Lawrence H. Jenkins, C.J.
1. The plaintiff-respondents have brought this suit for the joint possession of land.
2. It has been found by the lower Appellate Court that this land was the raiyati jote of two brothers, Jamal and Kamal, who were entitled to the same in equal moieties. Jamal purported to transfer his 8 annas share to the plaintiffs. Defendants 1 to 4 on Kamal's death succeeded to his eight annas, and they contest the plaintiff's claim to joint possession on the ground that the raiyati jote is not transferable. The lower Appellate Court, in reversal of the Court of first instance, Bas passed a decree in the plaintiff's favour for 'possession m their purchased eight annas share in the disputed land,' holding that the defendants 1 to 4 had no right to plead the non-transfer-ability of the holding.
3. From this decree the defendants 1 to 4 have appealed, and the only point is whether it is open to them to question the validity of the plaintiff's transfer.
4. It is common ground that the jote was not transferable without the landlord's consent, and that there is no finding that such consent was given; but it is argued that the absence of this consent is of no consequence, seeing that it is not the landlord who impugns the transfer. The question involved has been somewhat obscured in more recent times, and it will therefore be convenient to look into its history. As far back as Regulation VII of 1799, mention is made of a 'tenant having a right of occupancy only so long as a certain rent... be paid without any right of property or transferable possession; '(see Section 15, Clause 7,) while in Harington's Analysis, Volume III, page 450, it is said,' It is generally understood that the raiyats by long occupancy acquire a right of possession in the soil and are not subject to be removed; but this right does not authorise them to sell or mortgage it, and it is so far distinct from a right of property.
5. In Hyat Bebee v. Sheikh Ahbar Alee (1855) Section D.A. 20, a raiyat's power of transfer came in question, and it was there said of the purchaser, 'He bought as he thought something; the principle caveat emptor strictly applies, and it was for him to look to the certainty of getting a consideration for his purchase money. The party whom he succeeded had no equivalent to offer, he had merely a right of occupancy so long as he had paid his rents; failing to do so, either from inability or from unwillingness, the possession returned to the proprietor, the contract being no longer in force. Such is the custom of the country, and none but the tenures referred to in Act I of 1845, or in cases where a bonus has been given, thereby creating in the raiyat a right of property to that extent, are considered tenures transferable by a raiyat.' In 1867 it was decided by a Full Bench that there was nothing in Section 6 of Act X of 1859 which showed that it was the intention of the Legislature to alter the nature of a jote and to convert a non-transferable jote into a transfer able one, merely because a raiyat who held it for twelve years had thereby gained a right of occupancy. Ajoodhya Pershad v. Imam Bandi Begum (1867) 7 W.R. 528.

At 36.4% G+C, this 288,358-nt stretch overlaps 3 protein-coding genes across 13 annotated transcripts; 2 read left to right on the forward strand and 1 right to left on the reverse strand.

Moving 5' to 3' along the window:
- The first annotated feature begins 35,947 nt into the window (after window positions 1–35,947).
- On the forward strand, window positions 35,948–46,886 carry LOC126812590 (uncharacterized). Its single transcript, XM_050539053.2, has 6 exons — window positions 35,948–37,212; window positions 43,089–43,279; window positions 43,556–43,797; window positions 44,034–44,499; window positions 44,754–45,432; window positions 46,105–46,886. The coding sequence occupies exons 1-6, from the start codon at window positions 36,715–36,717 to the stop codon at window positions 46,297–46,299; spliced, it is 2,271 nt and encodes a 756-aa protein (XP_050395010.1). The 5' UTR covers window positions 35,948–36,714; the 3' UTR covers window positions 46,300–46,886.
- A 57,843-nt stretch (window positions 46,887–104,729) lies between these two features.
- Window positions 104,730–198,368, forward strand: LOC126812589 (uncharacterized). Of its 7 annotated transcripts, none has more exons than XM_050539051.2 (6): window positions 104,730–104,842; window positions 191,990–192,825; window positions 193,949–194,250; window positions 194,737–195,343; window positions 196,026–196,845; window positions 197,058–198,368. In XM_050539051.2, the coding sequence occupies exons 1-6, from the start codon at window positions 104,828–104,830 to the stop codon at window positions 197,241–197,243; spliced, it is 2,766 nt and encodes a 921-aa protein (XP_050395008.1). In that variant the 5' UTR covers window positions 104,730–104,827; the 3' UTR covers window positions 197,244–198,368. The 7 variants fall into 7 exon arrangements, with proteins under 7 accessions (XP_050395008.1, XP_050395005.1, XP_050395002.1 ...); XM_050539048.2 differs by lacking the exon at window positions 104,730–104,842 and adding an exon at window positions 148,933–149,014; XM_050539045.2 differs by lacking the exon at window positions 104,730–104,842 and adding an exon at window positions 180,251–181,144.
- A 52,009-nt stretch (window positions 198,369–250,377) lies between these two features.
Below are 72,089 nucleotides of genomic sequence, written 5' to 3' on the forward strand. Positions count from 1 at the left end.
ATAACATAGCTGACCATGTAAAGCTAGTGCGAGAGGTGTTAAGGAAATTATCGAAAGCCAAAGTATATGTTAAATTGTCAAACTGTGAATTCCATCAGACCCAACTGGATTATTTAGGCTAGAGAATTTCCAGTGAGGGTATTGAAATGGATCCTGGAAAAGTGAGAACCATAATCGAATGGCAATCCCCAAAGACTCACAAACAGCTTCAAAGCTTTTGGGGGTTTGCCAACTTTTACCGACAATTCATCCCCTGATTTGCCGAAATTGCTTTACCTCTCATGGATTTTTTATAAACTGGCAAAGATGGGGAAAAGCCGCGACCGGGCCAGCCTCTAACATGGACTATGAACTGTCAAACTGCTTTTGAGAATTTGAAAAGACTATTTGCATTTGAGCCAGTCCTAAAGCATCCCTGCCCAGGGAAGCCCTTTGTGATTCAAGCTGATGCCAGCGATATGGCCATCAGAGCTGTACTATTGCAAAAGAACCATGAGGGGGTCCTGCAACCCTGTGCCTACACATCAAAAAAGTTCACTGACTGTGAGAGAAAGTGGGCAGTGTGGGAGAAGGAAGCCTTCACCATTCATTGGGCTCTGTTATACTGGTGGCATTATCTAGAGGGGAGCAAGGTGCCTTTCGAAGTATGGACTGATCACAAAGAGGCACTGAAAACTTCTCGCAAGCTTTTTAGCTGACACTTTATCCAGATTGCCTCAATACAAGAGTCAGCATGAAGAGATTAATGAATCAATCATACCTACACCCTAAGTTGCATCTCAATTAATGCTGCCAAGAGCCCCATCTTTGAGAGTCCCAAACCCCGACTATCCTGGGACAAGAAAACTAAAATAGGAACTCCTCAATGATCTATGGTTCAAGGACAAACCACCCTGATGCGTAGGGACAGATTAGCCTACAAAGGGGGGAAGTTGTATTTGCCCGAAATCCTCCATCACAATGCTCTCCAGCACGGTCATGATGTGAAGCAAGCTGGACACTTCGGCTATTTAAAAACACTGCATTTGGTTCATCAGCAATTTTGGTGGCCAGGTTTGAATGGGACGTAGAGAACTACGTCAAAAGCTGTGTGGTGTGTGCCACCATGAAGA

6. In 1874 it was decided by another Full Bench in Nurendro Narain Roy v. Iskan Chunder Sen (1874) 22 W.R. 22 that an occupancy right was not transferable. Sir Richard Couch, in reference to Section 6 of Act VIII (B.C.) of 1869, remarked: The ordinary construction of the words appears to me to be that the right is only to be in the person who has occupied for twelve years, and it was not intended to give any right of property that could be transferred.' Phear J. considered that the right was 'rather of the nature of a personal privilege than a substantive proprietary right.' Then there is the authoritative statement of the Privy Council in Chandrabati Koeri v. Harrington (1891) I.L.R. 18 Calc. 349, that a right of occupancy cannot be transferred. This view has since been repeatedly recognized, e.g., Bhiram Ali Shaik Shikdur v. Gopi Kanth Shaha (1897) I.L.R. 24 Calc. 356 Durga Charan Mandal v. Kali Prasanna Sarhar (1890) I.L.R. 26 Calc. 727, Sadagar Sircar v. Krishna Chandra Nath (1899) I.L.R. 26 Calc. 937; and its basis is that the right of occupancy is a right personal to the particular raiyat. In this connection it is instructive to note the view expressed in Tara Pershad Roy v. Hoorjo Kant Acharjee Chowdhry (1871) 15 W.R. 152, that even if the zemindar consented to the transfer, the transferee would thereby merely acquire a new jote on the same terms as the original tenancy was held: cf. Hyder Buhsh v. Bhuhendro Deb Koonwar (1872) 17 W.R. 179. It has, however, been held that a transferor cannot call in question the validity of his own transfer; but this is not because the transfer is valid, but because the doctrine of estoppel stands in his way: Bhagirath Changa v. Sheikh Hafizuddin (1900) 4 C.W.N. 679.